5 Lessons from “Rock of Ages”

Rock of Ages, cleft for me, let me hide myself in Thee;
Let the water and the blood, From Thy wounded side which flowed,
Be of sin the double cure, save from wrath and make me pure.

Not the labor of my hands can fulfill Thy law’s demands;

Nothing in my hand I bring, simply to Thy cross I cling;
Naked, come to Thee for dress; helpless, look to Thee for grace;

Could my zeal no respite know, could my tears forever flow,
All for sin could not atone; Thou must save, and Thou alone.

Foul, I to the fountain fly; wash me, Savior, or I die.

While I draw this fleeting breath, when my eyes shall close in death,
When I rise to worlds unknown, and behold Thee on Thy throne,
Rock of Ages, cleft for me, let me hide myself in Thee.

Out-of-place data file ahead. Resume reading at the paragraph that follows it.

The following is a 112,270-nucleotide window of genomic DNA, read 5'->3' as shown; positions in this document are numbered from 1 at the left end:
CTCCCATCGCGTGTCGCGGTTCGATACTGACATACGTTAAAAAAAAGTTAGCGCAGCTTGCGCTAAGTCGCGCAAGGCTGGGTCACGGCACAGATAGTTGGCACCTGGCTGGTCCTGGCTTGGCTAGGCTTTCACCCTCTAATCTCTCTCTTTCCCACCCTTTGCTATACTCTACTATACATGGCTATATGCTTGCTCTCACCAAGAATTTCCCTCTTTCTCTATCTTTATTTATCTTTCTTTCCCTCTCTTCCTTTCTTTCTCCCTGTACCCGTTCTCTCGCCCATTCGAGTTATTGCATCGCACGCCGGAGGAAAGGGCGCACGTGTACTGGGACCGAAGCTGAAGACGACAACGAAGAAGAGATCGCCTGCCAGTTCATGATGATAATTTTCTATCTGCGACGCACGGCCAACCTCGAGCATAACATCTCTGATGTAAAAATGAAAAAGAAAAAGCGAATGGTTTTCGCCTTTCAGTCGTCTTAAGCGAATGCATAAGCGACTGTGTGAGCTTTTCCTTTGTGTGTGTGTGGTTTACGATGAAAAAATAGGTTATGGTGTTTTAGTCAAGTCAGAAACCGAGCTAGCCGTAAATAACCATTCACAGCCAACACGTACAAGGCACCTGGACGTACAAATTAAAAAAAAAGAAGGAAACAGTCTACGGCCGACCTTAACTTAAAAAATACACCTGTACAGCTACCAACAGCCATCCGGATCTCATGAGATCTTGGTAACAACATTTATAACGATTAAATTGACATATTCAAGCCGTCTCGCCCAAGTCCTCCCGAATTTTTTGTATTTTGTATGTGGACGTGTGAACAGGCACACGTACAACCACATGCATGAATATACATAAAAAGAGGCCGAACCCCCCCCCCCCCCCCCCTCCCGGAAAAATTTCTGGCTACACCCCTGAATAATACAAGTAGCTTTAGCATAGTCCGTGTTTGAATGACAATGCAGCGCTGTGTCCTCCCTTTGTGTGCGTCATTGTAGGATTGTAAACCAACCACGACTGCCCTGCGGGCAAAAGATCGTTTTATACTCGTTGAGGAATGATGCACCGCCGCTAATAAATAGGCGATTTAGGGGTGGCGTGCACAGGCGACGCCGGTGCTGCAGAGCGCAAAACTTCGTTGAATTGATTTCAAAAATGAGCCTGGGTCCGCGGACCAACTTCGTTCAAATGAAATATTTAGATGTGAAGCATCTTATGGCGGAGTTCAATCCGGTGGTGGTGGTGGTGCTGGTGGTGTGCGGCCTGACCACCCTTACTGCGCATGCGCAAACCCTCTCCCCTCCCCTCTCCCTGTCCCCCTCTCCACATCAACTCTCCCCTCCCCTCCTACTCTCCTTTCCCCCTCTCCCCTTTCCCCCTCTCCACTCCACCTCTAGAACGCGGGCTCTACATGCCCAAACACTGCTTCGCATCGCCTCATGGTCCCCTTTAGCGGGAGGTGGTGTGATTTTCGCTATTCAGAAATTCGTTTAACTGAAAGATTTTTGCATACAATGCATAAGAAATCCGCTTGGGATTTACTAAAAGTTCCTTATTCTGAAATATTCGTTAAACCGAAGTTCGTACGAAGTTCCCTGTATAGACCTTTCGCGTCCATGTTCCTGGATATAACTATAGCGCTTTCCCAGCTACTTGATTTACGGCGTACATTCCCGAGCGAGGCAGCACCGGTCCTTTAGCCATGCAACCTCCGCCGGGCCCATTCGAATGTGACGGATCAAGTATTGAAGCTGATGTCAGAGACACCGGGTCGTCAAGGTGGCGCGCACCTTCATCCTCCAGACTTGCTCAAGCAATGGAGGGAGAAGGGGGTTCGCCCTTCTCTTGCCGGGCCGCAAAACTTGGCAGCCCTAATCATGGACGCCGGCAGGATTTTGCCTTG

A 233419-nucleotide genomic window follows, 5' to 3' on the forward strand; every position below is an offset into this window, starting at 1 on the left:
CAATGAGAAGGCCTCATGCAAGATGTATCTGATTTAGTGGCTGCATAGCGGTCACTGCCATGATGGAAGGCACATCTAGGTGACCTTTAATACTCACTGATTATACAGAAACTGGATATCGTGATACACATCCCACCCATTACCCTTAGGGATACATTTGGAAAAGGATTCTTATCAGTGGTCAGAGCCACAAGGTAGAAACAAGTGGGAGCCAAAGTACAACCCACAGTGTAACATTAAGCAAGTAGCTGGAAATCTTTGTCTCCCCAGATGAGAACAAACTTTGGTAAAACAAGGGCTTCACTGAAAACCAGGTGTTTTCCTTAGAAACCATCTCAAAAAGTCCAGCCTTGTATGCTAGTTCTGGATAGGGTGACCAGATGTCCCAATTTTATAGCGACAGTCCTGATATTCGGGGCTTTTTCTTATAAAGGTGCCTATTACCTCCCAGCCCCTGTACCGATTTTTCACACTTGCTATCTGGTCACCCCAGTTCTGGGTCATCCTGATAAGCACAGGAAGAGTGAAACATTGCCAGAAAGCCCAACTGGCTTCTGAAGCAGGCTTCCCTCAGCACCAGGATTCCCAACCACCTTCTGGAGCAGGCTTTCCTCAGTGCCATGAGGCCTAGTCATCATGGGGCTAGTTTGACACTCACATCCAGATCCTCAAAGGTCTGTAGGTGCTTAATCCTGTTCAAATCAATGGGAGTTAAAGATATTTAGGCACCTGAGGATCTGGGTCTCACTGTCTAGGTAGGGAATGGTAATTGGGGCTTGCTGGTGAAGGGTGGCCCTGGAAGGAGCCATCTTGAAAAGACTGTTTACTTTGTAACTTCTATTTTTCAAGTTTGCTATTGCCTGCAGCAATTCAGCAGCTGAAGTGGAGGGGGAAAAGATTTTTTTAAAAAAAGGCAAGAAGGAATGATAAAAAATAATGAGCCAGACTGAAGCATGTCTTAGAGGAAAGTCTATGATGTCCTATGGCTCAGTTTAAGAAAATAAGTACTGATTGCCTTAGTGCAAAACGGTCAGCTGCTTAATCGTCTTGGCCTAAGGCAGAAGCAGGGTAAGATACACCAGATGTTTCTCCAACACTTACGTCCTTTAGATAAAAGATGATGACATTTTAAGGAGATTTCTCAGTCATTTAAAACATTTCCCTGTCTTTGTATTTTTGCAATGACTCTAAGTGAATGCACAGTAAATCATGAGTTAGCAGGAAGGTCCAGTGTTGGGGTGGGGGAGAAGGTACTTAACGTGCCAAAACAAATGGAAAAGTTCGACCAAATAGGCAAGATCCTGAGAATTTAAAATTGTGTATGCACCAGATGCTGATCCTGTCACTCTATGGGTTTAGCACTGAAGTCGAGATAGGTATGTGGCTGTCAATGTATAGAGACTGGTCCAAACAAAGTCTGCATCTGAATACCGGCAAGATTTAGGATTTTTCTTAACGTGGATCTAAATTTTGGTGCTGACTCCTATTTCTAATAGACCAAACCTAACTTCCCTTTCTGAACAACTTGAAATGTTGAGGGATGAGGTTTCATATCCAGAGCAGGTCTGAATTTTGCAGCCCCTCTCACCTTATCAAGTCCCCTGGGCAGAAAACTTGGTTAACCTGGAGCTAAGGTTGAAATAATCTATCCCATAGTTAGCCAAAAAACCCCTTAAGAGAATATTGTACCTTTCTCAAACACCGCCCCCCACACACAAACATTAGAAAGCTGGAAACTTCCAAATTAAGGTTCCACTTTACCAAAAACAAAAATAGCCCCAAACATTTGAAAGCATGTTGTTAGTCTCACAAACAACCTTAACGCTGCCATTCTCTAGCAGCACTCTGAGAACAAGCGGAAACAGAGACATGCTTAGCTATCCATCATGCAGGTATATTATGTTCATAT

Date: 18th century

Writer(s): Augustus M. Toplady 

Background for writing: Augustus wrote this hymn to counter – what he believed – was errant theology being taught from Charles and John Wesley. Augustus was a staunch Calvinist looking to refute the Wesley’s Arminian theology. The hymn “Rock of Ages” was his poetic defense of the doctrine of election and appeared in poetic form in a 1776 issue of The Gospel Magazine. Augustus argued that just like countries cannot always pay their national debt, nor can we pay the debt we owe to God for our salvation. This is really the only surviving hymn that we have of his today.

5 Lessons:

  1. God’s is a refuge for those in times of trouble.
  2. Jesus physical death on the cross absorbed the wrath of God.
  3. We cannot earn out way to eternal life.
  4. The only thing we contribute to our salvation is our sin.
  5. The ultimate deliverance for us is from this world, which is followed by meeting the Lord in heaven.

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